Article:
BOSTON (CBS/AP) – A judge has denied the final appeal by Michael and Peter Taylor fighting extradition to Japan. The Japanese government wants to prosecute the pair for smuggling former Nissan executive Carlos Ghosn out of the country in a box to avoid money laundering charges.
The father and son were arrested in their Harvard, Mass. home in May 2020. Their legal team filed a flurry of motions for months to fight the extradition, arguing the legal merits of the case.READ MORE: Hurricanes Roll Past Bruins 7-1
The Taylors argue what they did was not illegal and the Japanese justice system is unfair and ruthless.
WBZ-TV’s Kate Merrill spoke with Michael Taylor on Wednesday in an exclusive phone interview from the Norfolk County Corrections Center.
“It’s our suspicion that we’ll be shipped over there in a matter of days,” Taylor said. “There is no surprise what is going to happen here, they are clearly going to torture us.”
President Joe Biden or the Secretary of State could stop the extradition, but Taylor’s wife said they can’t get the attention of anyone at the State Department.
“You are sending Americans during a worldwide pandemic over to Japan where they are known to torture people,” Taylor said. “That’s what your government does to protect you, which is nothing.”READ MORE: Boston Police Subdue Knife-Wielding Man With Bean Bag Round On Mass Ave.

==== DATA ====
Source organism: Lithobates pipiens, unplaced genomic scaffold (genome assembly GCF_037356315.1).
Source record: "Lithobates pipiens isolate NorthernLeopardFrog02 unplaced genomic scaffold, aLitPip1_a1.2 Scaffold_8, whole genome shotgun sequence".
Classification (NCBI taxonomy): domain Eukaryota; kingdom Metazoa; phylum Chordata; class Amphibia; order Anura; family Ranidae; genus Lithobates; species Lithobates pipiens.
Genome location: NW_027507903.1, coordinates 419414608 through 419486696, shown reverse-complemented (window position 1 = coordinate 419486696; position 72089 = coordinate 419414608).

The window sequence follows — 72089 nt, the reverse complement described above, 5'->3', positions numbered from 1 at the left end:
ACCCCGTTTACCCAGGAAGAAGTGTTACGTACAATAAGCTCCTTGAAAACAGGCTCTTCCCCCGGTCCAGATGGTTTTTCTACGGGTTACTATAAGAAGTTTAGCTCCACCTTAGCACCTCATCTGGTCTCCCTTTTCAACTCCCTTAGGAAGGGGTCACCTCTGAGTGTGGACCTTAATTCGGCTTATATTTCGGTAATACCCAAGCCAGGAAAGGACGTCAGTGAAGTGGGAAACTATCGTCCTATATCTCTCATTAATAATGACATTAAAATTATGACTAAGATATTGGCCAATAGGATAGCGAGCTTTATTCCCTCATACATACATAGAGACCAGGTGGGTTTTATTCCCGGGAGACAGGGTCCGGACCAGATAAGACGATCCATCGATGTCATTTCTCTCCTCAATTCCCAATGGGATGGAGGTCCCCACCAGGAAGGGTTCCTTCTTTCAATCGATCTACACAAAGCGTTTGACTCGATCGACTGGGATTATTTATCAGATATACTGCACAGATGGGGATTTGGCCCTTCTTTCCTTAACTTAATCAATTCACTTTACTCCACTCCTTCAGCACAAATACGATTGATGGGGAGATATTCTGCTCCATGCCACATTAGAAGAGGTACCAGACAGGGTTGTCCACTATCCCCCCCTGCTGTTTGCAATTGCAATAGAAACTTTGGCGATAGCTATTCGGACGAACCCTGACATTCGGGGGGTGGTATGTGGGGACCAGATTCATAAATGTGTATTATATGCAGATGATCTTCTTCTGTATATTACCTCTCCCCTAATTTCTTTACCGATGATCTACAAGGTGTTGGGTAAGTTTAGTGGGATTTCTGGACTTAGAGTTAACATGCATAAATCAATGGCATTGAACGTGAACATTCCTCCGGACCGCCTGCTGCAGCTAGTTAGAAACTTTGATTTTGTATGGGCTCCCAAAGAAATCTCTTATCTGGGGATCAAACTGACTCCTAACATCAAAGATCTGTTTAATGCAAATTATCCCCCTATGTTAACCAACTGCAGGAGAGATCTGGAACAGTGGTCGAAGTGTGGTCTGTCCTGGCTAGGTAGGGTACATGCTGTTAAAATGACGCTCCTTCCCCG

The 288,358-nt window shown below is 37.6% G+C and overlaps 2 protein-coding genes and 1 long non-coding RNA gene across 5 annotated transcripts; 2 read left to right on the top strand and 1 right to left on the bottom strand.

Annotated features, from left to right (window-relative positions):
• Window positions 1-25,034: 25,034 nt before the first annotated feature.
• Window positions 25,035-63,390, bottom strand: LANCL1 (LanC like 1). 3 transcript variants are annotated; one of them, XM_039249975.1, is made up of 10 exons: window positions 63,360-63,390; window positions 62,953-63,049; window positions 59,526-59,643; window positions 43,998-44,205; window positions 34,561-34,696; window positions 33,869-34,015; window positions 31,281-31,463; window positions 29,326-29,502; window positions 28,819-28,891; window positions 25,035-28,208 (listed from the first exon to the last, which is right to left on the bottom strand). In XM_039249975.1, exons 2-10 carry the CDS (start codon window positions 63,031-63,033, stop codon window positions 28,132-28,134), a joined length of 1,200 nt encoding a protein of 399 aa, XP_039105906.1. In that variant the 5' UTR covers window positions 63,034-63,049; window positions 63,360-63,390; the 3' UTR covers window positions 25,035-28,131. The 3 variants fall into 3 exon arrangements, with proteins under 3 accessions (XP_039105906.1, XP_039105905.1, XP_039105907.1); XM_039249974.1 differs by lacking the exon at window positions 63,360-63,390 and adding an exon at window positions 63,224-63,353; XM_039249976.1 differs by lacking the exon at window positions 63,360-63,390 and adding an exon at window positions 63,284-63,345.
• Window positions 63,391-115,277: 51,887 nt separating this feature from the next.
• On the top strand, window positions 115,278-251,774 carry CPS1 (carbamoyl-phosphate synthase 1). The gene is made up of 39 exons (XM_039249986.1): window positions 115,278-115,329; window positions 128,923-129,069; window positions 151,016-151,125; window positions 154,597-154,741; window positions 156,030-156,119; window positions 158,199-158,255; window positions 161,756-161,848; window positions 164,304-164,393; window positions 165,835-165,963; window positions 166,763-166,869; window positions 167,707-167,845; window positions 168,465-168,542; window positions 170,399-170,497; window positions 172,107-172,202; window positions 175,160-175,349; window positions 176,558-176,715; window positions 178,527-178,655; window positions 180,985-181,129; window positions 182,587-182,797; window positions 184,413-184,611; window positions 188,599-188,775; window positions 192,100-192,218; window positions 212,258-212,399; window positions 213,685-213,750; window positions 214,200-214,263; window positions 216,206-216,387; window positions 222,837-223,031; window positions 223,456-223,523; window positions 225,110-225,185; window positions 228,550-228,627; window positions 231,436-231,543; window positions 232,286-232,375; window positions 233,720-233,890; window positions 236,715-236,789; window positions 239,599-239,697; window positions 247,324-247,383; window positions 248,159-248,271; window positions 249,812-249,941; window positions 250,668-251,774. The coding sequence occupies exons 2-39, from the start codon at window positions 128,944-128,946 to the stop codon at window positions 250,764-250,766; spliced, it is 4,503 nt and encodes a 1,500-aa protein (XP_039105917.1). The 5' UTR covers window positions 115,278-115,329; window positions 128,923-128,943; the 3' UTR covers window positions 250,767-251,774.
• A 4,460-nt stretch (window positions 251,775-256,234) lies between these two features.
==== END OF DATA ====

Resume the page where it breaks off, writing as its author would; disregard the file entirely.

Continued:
Taylor, a former Green Beret and private security specialist from Massachusetts, and his son are being sought by Japan so they can be tried on allegations that they aided Ghosn’s daring escape from the country while he he was out on bail and awaiting trial on financial misconduct charges.
Lawyers for the Taylors say the men cannot be extradited because “bail jumping” is not a crime in Japan and, therefore, helping someone evade their bail conditions isn’t a crime, either.
Ghosn’s escape came as he was awaiting trial on allegations that he underreported his future income and committed a breach of trust by diverting Nissan Motor Co. money for his personal gain.
Ghosn, who led the Japanese automaker for two decades, rescuing it from near-bankruptcy, denies any wrongdoing. He said he fled because he could not expect a fair trial, was subjected to unfair conditions in detention and was barred from meeting his wife under his bail conditions.
He is now in Lebanon, where he has citizenship but which has no extradition treaty with Japan.MORE NEWS: Omicron Peak Behind Us: Mass. COVID Cases On Steep Downward Trend
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